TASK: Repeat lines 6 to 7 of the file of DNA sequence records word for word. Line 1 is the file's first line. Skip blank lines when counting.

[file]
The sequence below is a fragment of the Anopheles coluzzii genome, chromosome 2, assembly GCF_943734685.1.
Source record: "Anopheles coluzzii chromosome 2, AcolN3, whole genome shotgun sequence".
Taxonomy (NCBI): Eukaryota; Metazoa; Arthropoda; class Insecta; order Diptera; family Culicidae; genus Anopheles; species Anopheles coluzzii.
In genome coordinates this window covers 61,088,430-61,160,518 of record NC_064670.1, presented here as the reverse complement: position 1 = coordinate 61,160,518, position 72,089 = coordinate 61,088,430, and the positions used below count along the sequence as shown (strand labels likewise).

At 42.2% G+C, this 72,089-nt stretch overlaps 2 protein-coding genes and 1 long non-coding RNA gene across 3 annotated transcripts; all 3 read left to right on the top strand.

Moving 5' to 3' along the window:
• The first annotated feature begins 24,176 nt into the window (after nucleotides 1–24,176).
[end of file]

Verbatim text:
Moving 5' to 3' along the window:
• The first annotated feature begins 24,176 nt into the window (after nucleotides 1–24,176).